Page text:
As materialistic as it may be, growing up, I always dreamed of making something of myself as beautiful as the bronzed glamour, glitz, and beauty that are embodied by the Victoria's Secret Angels.
It's mortifying to admit, but I still remember being 6 years old in my bedroom wearing my Barbie hot pink crop top (bless my parents' hearts for letting me own that piece of clothing) and strutting around in it, feeling nothing short of fabulous.
Then I grew up, and what I started to see when saw my own reflection became anything but that little girl who could throw on a crop top and feel invincible.
I became this woman who saw my reflection as an image of flaws all around. To compensate feeling this way, I started hiding behind my hair and my clothes.
I started telling myself that this of idea of beauty was is all I could ever be worth in this world.
Now cue the Victoria's Secret Fashion Show.
Maybe I'm a masochist for watching this grand and annual show, considering what I see in myself when I look in the mirror. But oh, the show is just so stunning from start to finish.
Don't get me wrong; despite how I feel about my own self-image, I really do appreciate the show for its entire production.
Between the models, the intricate angel wings and decadent lingerie, it truly is a sight to see.
But it's hard to watch this and not feel so inferior.
I'd be the biggest hypocrite if I sat here and told you I didn't have that mindset right now. But hey, I'm working on it.
And If nothing else, all I ask is that if the person I've described myself to be is someone you can relate with, consider this:
It's not who we are that's holding us back; it's what we think we're not.
Every time I see a bad photo of myself, or I leave the house feeling less than perfect, which is a typical occurrence, that feeling sets me up for the rest of my day.
It's like when you wake up on the wrong side of the bed, you're instantly starting off on the wrong foot.
When I see myself with my hair falling flat and a stature that would be a Kardashian's worst nightmare, it's hard not to worry what others will think of me.
But you know what? Anyone who sees and thinks anything less of the person we are is and should remain irrelevant.
And chances are, we're the only ones seeing ourselves in such a low place.
But I get that it happens. Some days don't go the way we want. Sometimes, we see ourselves and hate what's looking right back at us.
But we need to learn how to see that whatever is "wrong" about ourselves will never outweigh all the things that make us right in this world.
While we can't control everything in our lives, we can get a grip over all the good that's right in front of us, not just the bad.
Validation and reassurance are not one in the same.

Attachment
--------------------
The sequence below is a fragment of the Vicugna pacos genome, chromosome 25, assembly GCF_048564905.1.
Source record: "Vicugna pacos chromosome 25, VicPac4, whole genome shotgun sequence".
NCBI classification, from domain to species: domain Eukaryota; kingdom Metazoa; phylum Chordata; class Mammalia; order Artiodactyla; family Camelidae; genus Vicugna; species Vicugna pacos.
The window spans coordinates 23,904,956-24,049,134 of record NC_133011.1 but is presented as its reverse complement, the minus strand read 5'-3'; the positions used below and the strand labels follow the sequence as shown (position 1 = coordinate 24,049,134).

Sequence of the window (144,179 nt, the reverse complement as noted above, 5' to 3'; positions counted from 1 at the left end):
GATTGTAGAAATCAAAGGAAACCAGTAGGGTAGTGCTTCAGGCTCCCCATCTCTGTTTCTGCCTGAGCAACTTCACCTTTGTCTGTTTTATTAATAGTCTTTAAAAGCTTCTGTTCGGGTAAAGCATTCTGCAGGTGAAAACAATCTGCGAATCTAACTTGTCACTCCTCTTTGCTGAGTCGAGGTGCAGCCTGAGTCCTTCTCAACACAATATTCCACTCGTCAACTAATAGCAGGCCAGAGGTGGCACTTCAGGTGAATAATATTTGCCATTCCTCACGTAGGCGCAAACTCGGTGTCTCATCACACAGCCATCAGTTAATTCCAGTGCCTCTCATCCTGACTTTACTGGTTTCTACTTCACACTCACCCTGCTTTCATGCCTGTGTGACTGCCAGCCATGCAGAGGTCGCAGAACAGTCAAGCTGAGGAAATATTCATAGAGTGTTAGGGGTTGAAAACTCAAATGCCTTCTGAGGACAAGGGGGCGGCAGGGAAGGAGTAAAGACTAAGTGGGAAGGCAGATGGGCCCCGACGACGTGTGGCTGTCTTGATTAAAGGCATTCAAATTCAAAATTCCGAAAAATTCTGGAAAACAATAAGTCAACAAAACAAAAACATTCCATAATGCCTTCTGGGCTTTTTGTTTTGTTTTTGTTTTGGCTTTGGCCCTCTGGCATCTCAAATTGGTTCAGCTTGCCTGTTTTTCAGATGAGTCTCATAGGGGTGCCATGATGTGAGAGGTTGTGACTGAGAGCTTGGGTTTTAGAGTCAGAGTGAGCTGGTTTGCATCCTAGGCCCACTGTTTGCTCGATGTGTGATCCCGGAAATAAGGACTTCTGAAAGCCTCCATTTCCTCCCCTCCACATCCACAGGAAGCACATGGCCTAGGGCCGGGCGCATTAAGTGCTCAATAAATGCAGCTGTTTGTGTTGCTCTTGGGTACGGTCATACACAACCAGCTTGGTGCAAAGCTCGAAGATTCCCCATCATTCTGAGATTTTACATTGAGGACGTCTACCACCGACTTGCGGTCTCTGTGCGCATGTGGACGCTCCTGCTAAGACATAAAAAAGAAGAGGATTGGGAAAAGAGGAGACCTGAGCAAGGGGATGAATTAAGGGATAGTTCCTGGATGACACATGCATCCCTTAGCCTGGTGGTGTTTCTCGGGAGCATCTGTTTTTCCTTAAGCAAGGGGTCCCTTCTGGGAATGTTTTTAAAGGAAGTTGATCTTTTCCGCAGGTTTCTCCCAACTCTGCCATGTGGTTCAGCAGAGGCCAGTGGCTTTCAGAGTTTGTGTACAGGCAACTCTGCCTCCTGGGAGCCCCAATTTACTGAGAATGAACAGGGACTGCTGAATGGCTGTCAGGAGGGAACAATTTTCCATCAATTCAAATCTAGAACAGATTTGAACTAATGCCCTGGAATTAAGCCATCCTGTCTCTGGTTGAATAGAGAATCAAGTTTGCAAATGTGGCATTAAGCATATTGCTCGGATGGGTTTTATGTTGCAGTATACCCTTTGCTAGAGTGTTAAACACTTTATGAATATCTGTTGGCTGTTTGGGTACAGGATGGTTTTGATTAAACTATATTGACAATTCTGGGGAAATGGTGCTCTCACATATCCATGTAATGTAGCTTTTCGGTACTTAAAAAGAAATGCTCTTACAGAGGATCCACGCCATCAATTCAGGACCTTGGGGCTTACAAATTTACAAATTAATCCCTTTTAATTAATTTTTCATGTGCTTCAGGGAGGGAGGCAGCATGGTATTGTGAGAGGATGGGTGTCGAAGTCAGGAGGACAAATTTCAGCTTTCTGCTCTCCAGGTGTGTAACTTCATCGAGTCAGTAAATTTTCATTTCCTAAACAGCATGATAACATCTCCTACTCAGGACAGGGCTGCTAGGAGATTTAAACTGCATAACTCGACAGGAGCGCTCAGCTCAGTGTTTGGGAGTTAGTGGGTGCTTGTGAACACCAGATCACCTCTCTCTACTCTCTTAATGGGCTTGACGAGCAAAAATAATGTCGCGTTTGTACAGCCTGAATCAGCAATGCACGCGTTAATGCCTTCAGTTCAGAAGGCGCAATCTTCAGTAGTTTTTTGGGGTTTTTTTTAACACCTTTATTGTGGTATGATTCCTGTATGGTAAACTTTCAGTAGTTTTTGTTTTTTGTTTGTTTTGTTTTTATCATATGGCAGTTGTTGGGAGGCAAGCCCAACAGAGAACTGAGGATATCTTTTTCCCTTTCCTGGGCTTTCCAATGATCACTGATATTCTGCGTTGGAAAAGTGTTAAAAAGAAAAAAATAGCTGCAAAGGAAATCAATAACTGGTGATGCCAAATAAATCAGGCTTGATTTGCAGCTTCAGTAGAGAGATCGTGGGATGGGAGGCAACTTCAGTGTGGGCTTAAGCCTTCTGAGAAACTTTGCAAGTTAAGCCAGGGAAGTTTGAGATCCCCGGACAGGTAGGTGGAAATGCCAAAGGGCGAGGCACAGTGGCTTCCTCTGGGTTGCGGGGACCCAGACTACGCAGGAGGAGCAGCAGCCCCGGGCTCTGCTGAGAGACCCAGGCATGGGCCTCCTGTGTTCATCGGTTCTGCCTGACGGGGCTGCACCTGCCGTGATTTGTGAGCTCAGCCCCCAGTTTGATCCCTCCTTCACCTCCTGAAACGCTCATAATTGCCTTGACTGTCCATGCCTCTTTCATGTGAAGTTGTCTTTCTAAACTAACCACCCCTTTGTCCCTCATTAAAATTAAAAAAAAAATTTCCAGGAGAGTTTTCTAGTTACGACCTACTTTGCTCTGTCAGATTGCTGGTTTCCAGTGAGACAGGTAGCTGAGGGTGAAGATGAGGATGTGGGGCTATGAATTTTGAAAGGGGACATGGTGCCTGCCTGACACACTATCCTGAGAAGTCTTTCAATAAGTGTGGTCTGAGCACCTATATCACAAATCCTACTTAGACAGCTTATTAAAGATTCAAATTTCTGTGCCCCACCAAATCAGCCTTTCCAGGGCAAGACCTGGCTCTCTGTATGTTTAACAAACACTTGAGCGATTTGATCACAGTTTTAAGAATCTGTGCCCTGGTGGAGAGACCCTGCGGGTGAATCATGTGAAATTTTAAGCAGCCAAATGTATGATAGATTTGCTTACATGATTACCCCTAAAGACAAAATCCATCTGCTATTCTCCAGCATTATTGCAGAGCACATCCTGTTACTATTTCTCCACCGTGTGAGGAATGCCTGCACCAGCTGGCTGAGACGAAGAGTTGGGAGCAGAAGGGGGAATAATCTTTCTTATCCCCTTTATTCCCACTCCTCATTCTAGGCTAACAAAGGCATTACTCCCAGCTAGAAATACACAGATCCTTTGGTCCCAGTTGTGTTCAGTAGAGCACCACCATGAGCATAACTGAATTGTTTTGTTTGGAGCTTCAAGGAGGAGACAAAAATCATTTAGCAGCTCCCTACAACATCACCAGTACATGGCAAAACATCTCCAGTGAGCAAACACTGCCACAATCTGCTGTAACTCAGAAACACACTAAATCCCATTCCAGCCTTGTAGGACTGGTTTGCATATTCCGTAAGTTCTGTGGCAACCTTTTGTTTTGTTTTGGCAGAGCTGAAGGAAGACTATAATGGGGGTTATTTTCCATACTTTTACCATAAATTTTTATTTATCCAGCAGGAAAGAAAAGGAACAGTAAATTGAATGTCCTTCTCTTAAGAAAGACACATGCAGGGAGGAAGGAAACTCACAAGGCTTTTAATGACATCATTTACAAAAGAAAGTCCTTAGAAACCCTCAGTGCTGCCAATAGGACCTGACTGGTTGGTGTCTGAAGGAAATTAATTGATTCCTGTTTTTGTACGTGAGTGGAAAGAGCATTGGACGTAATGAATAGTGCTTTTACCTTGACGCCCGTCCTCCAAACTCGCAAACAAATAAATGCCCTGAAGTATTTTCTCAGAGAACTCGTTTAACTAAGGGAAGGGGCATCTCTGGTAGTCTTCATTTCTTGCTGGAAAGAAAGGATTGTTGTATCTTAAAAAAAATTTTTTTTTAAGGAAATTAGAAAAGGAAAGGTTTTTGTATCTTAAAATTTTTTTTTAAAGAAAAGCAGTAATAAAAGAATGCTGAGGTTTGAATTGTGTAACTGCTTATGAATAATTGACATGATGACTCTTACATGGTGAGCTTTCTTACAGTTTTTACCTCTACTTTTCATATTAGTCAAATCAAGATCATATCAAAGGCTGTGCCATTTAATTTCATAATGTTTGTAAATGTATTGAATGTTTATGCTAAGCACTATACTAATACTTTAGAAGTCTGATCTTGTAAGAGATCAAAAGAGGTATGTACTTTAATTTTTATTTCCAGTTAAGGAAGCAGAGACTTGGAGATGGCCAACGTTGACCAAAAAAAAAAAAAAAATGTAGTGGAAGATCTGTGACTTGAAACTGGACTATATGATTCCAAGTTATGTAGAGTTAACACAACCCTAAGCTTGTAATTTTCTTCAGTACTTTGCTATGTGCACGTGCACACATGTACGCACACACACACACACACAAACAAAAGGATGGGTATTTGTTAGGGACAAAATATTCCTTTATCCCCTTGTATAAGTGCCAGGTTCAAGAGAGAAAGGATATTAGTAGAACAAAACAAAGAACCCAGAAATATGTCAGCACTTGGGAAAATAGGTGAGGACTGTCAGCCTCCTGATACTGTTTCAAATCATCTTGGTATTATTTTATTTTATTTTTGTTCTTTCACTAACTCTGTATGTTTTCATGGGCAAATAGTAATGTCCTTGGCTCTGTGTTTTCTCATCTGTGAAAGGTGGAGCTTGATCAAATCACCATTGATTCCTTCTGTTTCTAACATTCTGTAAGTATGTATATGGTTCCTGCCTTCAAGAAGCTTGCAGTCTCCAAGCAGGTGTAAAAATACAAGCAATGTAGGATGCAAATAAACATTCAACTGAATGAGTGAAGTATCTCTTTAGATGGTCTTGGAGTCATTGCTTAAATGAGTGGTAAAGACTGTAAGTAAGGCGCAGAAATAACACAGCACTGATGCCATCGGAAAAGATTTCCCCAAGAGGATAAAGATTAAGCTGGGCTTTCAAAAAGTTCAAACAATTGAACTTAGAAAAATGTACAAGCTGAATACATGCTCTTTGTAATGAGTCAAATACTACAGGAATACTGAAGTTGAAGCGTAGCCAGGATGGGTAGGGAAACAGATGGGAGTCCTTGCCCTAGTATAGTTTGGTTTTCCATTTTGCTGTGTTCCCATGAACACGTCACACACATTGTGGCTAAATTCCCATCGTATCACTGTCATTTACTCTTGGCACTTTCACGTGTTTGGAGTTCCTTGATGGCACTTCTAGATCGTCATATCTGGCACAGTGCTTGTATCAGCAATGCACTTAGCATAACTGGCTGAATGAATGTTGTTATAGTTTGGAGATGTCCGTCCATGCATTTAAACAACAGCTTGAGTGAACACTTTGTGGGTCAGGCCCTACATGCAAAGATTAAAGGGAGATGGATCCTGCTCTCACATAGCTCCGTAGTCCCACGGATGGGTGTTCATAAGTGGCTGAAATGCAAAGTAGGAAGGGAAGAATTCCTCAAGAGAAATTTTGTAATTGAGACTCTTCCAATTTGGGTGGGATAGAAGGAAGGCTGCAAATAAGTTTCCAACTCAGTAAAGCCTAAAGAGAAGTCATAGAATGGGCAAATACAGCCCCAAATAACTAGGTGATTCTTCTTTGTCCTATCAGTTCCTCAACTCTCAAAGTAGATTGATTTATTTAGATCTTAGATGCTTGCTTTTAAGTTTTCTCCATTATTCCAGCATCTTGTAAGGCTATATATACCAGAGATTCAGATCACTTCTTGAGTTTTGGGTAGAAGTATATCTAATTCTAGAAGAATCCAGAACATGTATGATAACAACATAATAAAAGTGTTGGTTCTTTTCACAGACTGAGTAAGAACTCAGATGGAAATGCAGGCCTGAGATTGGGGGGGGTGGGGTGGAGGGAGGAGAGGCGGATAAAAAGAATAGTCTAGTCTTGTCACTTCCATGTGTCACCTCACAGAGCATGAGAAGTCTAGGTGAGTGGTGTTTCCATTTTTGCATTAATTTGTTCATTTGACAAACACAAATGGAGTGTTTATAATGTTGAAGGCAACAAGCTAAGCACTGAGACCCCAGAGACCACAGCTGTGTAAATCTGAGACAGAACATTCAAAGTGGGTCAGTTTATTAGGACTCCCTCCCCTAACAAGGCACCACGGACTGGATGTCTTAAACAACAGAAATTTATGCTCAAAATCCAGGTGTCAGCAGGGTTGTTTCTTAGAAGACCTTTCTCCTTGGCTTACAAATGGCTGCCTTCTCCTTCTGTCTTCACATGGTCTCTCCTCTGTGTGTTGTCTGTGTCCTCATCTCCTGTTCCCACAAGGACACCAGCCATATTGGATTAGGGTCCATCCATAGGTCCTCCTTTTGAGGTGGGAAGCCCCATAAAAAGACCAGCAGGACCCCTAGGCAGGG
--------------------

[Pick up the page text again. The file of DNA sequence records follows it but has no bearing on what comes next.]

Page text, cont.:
Last year after watching the Victoria's Secret Fashion Show, it took a guy who I didn't think knew I existed calling me beautiful for me to consider that I could appear that way to someone.
At the time, this compliment left me on a high.
This guy called me beautiful, therefore, it had to somewhat be true. But here's what's so wrong about that mentality: It took him calling me beautiful for me to consider it.
We need to learn how to look ourselves in the eye and see that; because that's what's truly going to give us the reassurance in the long run. And I know how cliché it is to tell you to love yourself and to find yourself beautiful.
But I also know how challenging it is when we truly are our own worst critics.
Yet solely building ourselves up based on other people's compliments will never give us the full validation we're looking for.
I'm not saying kiss your own reflection, but it's a matter of finding validation in ourselves, not just seeking it and gaining it from someone else.
Think of where you come from, everything you've accomplished and everything you are.
We are our parents and our parents parents and so on, so forth.
And how heart-wrenchingly beautiful is that? We all come from somewhere.
Maybe we don't look like Adriana Lima, but considering the long line of history you may or may not know the full extent of, I promise you that the story of your life is something pretty and absolutely worth telling.
After all, we live life every single day raw, unscripted and unedited. We will see the highest of highs and the lowest of lows in this life, and we willget through them.
Maybe they won't be followed by musical performances from celebrities and million dollar underwear, but the journey we will go on will sure be something to see.
And I could go on and on about why our body image, our self-value and our lives should not be something to be compared and contrasted to from those stunning women who have worked their whole lives for that hour-long televised fashion show.
But in all seriousness, when those women spent their entire careers working on looking the way they do, how could we even compare ourselves?
It's their job to look like that.
We don't all have to look like that, and that's okay.
But what's not okay is telling ourselves not fitting the mold makes us any less of a person.
Because at the end of the day, while I think the Victoria's Secret Fashion Show is worth all its glory, darling I know for a fact, so are you.